Generally, in one embodiment, the algorithm generates a dialog turn by outputting speech and recognizing user input. The overall logic of the algorithm is as follows for a voice-only scenario (reference is made to U.S. Patent Application Publication US 2004/0113908 entitled “Web Server Controls for Web Enabled Recognition and/or Audible Prompting,” published Jun. 17, 2004 for properties or parameters not otherwise discussed above):
In a further embodiment as illustrated in
Using by way of example the foregoing structure, an application developer can develop a speech enabled application. However, aspects described herein allow the developer to record or log user interaction data.
Nevertheless, it should be understood that the concepts herein described are not limited to the dialog authoring structure described above to provide a dialog model, but rather can be applied to any authoring tool that generates a dialog model such as but not limited to those implemented as middleware, APIs (application program interfaces) or the like, and configured to record some or all of the information described below. In addition, the functional nature of speech enabled application such as telephony applications and the specifics of their voice user interfaces can differ widely across domains and application types so any automated logging enabled typically is only heuristic and not deterministic. For this reason, an implementation of this is likely to implement the automated log event properties as overridable defaults, rather than unchangeable properties. Nevertheless to simplify and facilitate the logging of rich information is still a big advance over systems relying on manual and programmatic authoring.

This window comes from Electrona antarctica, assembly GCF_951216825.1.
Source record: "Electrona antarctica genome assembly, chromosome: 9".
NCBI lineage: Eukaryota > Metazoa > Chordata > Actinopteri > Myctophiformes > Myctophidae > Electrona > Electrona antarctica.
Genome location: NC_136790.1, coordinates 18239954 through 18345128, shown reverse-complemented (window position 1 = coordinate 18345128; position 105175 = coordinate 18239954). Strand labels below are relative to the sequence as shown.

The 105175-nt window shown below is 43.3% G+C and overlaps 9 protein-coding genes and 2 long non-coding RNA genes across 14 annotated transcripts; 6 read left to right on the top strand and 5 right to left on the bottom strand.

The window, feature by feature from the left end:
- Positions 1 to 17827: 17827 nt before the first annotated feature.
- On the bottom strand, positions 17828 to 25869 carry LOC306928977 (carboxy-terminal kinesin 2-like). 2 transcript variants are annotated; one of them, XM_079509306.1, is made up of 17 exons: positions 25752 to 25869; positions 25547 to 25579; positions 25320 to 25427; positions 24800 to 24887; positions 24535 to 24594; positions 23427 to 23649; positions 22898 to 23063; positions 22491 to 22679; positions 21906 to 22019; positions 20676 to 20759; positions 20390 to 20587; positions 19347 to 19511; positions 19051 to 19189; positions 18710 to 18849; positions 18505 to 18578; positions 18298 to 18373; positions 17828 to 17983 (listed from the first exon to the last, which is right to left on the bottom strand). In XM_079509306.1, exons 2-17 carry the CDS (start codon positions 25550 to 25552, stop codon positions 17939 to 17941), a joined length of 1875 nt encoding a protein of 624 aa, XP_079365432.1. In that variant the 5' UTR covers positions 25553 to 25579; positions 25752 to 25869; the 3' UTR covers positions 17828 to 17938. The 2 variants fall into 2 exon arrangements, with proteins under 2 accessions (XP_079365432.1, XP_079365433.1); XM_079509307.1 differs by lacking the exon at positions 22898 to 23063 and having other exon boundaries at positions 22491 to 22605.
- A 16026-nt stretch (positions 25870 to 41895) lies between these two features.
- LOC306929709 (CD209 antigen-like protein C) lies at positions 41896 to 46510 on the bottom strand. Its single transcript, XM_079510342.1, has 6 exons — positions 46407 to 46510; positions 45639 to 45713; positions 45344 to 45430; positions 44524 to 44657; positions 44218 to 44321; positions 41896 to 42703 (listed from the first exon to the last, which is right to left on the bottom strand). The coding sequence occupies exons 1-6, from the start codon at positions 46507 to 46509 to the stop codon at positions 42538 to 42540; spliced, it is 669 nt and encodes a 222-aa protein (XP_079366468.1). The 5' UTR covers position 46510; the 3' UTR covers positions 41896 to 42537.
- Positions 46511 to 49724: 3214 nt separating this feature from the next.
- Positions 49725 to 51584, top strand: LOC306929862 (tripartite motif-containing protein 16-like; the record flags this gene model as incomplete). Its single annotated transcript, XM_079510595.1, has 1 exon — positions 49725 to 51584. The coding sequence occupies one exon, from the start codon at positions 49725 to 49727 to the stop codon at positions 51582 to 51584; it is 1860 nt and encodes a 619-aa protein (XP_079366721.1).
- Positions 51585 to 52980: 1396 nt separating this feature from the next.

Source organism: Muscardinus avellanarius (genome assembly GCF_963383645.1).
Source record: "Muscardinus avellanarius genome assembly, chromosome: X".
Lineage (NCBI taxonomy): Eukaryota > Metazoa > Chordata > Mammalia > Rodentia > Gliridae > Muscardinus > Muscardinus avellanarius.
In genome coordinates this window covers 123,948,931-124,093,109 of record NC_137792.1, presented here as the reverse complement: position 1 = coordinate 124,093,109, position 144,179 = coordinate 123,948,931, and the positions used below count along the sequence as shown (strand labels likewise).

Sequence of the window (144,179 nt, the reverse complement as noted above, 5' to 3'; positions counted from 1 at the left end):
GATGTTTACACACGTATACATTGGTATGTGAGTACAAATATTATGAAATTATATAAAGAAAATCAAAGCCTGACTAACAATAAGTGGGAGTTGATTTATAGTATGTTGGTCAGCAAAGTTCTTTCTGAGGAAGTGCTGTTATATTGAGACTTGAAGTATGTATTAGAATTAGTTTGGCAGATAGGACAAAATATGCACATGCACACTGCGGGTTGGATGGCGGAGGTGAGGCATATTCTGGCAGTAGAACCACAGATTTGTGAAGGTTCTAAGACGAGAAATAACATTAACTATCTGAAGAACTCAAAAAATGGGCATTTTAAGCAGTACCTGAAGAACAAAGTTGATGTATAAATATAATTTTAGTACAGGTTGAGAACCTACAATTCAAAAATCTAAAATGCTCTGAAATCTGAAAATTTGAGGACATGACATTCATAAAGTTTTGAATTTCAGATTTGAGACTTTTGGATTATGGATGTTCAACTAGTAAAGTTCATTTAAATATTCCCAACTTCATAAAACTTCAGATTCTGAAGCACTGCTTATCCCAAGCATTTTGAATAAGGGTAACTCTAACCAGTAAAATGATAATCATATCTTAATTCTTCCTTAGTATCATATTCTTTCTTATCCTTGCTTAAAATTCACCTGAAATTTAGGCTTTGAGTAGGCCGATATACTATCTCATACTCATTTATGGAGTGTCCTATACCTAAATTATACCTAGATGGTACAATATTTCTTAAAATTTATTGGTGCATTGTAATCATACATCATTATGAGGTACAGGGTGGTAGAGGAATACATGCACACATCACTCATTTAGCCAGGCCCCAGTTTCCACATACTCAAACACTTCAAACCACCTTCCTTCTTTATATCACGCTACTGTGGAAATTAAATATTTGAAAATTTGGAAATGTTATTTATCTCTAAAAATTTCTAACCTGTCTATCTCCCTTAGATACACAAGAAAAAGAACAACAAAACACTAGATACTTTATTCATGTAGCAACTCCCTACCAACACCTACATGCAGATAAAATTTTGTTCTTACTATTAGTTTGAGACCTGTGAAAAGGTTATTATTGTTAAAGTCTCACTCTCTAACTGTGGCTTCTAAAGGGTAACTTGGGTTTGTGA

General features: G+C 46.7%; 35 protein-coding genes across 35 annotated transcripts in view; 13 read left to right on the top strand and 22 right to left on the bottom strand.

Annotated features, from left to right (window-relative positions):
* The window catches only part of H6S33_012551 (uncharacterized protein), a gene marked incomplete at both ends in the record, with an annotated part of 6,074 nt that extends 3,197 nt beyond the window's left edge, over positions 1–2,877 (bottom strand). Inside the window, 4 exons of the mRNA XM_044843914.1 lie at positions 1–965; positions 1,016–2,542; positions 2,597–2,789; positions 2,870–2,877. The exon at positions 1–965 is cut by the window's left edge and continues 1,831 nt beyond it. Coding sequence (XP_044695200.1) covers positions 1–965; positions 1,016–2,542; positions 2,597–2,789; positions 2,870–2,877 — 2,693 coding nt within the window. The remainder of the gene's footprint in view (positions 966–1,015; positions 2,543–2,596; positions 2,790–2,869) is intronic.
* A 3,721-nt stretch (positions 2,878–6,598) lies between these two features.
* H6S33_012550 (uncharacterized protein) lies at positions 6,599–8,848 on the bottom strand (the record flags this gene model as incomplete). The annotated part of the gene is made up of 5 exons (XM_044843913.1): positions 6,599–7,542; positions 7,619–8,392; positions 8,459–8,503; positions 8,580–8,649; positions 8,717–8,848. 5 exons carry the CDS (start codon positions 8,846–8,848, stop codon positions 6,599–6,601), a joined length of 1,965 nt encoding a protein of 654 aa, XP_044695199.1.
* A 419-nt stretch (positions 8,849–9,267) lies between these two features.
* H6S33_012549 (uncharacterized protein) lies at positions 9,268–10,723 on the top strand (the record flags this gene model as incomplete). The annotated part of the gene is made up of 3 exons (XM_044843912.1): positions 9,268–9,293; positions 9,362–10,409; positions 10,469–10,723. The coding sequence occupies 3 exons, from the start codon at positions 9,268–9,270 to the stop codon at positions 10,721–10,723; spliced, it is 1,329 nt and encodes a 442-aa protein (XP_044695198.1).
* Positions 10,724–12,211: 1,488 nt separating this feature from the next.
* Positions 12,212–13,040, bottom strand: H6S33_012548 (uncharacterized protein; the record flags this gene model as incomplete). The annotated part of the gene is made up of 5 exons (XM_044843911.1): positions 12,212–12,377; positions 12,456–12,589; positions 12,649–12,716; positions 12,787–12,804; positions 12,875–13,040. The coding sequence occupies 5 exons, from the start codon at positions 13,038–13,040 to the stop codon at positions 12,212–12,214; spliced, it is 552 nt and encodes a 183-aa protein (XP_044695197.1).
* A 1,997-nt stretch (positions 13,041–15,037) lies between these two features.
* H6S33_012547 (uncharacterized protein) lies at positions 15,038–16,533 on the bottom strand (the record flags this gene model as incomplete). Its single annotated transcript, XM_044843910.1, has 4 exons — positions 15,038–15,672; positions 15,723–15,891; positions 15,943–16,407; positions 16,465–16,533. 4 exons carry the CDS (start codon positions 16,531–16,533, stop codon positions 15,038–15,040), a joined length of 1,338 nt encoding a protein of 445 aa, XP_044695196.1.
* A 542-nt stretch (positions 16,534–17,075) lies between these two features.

Referring back to
The application is commonly, all that not exclusively, defined or written as a set of hierarchical controls herein exemplified typically by QA Controls 402 in conjunction with Command Control 404, Application Control 430, Call Control 407 and Validators 406 and 408 as required. The hierarchy defines an overall task to be completed as well as sub-tasks thereof to complete the overall task. The number of levels in the hierarchy is dependent upon the complexity of the application. For instance, an application can be directed overall to making an airline reservation (i.e., the highest most task), while two major sub-tasks are directed to obtaining departure information and arrival information. Likewise, further sub-tasks can be defined for each of the major sub-tasks of obtaining departure information and obtaining arrival information, in particular, obtaining departure/arrival airport information, departure/arrival time, etc. These subtasks might appear in a sequence within their containing task.
In general, two types of data are recorded, Task/Dialog data and Turn data. Beginning with Task/Dialog data, this data, as represented in the logs, should capture the hierarchical or sequential structure of the application in terms of tasks and subtasks.
This data also quantifies the success, failure or other (e.g. unknown) status of completing any given task or subtask. In addition, the Task/Dialog data includes a reason if the task is unsuccessful or fails, or the reason for which its completion status is not known, or if applicable the reason for succeeding if multiple reasons are possible for succeeding. Additional data can include progress data indicating if the user did not provide a response or the speech recognizer could not recognize the utterance. A list of input field values or storage locations used by the application for values based on or associated with prompts or user responses, or the status thereof that changed can also be recorded.
In one embodiment, the Task/Dialog data includes some or all of the following information:
In certain cases, as indicated above, the status can be inferred with reasonable certainty from the nature of a task exit whether its status was one of success, failure, or unknown. For instance, a task that ends as a result of an error or exception can be automatically logged with completion status of Failure. Likewise, a cancelled task (e.g. where a Cancel ( ) method was called on the task object) can be automatically logged with completion status of Failure. Similarly, a task that ends as a result of a certain ‘strikeout’ (e.g. MaxSilences or MaxNoReco, discussed below) count being reached will be automatically logged with completion status of Failure.